Sunday, September 23, 2012

Wealth equals richness minus worry

I am not sure if there is anything to this, but bear with me for a minute:

Wealth = richness - worry.

"Richness" is pretty self-explanatory. Traveling in a private jet is richer than traveling in a Greyhound bus.

Eating artisan chocolate is richer than eating Hershey's. Eating fine steak is richer than eating burgers. But eating asparagus can be richer than eating a steak (if you really like asparagus or dislike steak) and eating a Starburst could theoretically be richer than either.
Living in a fancy house is richer than living in a shack. But living in a small house in a city can be richer than living in a big house in the suburbs, and living in a closet in NYC can be richer still.
An hour with a close friend is (usually) richer than an hour with a stranger. An hour with a close friend is usually richer than an hour playing computer games. Playing World of Warcraft is richer than playing Angry Birds. Playing chess (assuming you're actually thinking about it and digging it) is richer than playing crazy eights.

Richness (here synonymous with meaning) happens when your life matches your values.

"Worry" is also self-explanatory, but a little subtler. Worry is anything that makes you think about anything that's not richness.

Money causes worry. This is obvious. When you have to think about money, you are not thinking about the richness in your life.
Transportation causes worry. The fact that you have to get from point A to point B. (there can be richness in your transportation, like if you're riding a bike and you like biking, but the fact that you must do it is a worry.)
Your bank sending you paper statements causes (a tiny bit of) worry, because you have to think about them. Grocery store reward cards cause worry. Policies like "20% off on Tuesdays" cause worry by introducing mental complexity into your model of shopping.

Worry happens when you're forced to expend attention on anything that's not your values.

Corollary: Technology (or indeed, anything) adds wealth to your life if it increases richness or decreases worry.

Cloud storage, for example, is a great technology, because I no longer have to think about which computer I left my files on, or if they're backed up. mp3s are great because music increases richness in my life. Fitbit adds some richness (I love looking at data) and a little worry (I might forget it); so far, it's a net positive.

Corollary #2: False abstractions are plentiful; beware of them, and don't underestimate the worry they cause!

ATMs are great. They work worldwide. However, while I was in Poland, due to my bank getting bought out and them shipping me a new card, I got stranded pretty hard. Not that we have much of a choice to avoid ATMs these days, and the balance is still positive, but a couple days of frustration and inconvenience is not nothing.

Corollary #3: Maybe instead of "wealth", I mean "flourishing" or "happiness" or "the good life?" Which makes this either more or less profound. In a sense, it feels like I've really unlocked something smart here, an evaluation for anything: does this increase richness and/or decrease worry? However, maybe this is a tautology; maybe I've just said "Goodness equals good things minus bad things."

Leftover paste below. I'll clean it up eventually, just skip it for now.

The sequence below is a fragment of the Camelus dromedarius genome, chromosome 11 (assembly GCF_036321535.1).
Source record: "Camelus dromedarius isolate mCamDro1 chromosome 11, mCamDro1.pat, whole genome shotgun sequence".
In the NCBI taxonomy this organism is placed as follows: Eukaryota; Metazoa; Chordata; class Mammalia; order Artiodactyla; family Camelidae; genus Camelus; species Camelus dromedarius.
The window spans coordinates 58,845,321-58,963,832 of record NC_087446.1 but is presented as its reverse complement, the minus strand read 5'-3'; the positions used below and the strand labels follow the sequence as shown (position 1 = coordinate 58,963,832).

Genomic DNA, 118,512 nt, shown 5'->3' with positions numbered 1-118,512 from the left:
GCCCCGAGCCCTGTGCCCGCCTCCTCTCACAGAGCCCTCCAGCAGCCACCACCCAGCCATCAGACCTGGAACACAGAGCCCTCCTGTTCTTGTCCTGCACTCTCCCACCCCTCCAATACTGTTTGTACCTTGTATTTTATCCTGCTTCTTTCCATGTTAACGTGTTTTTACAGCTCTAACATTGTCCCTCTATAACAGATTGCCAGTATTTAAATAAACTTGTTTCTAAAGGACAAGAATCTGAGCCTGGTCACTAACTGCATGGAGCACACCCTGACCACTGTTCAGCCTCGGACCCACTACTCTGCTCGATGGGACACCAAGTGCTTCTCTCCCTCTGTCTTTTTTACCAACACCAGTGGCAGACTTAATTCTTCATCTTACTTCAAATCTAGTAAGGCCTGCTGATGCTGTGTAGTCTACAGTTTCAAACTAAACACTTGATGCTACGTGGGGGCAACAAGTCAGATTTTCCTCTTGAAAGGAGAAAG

4 comments:

mombat said...

Very intriguing, Dan-
Do you think it is possible to stay in a state of happiness without any stress or worry or want to make you appreciate it?....













Dan Tasse said...

Well, I've been defining my terms however I want, so forgive me if I weasel, but here goes:

Hold on. I'm not interested in staying in a state of happiness. I'm interested in a... flourishing life. (I guess "flourishing" is close to what I was trying to get at by "wealth".)

It is possible to live a flourishing life without worry. By "worry" I mean dumb stuff, I mean stuff that you have to think about but it doesn't add happiness or sadness (or excitement or anger or anything worth experiencing) to your life. Sometimes you get really deeply sad, or really afraid, or really grief-stricken or any number of other negative emotions, but those all really add to your life's richness.

Stress and want can be part of a flourishing life. (they can lead to excitement and panic, desire and disappointment, which are rich emotional states.) Worry, as I've defined it in the original post, is not. Worry is wasting brain cycles, spinning your wheels, dealing with red tape.

Brian said...

I guess I could also ask what you mean by Wealth.

If you're just saying, this is what it means to be wealthy, then sure that's fine.

If this is your recipe for success, I maybe question it. Minimizing worry might be fine, but not all worry is the same. Yeah, don't sweat the small stuff. There's a difference between worrying and planning ahead, and knowing that difference is important.

But I've also known people who can't listen to news about war or watch documentaries about poverty or even listen to This American Life sometimes because it depresses them to know the world is not all sunshine and rainbows. I think sometimes we do need to worry about the big things, because it motivates change and really makes life worth living.

Dan Tasse said...

Well... does worrying help anything? We do need to consider the big things, and think deeply about them, but we tend to spend a lot of time spinning our wheels. (and there's lots of small stuff that causes extra wheel-spinning, and that stuff is often self-inflicted.)

It's possible that I did just mean "wealth", which is just one component of "flourishing"/"a life well lived".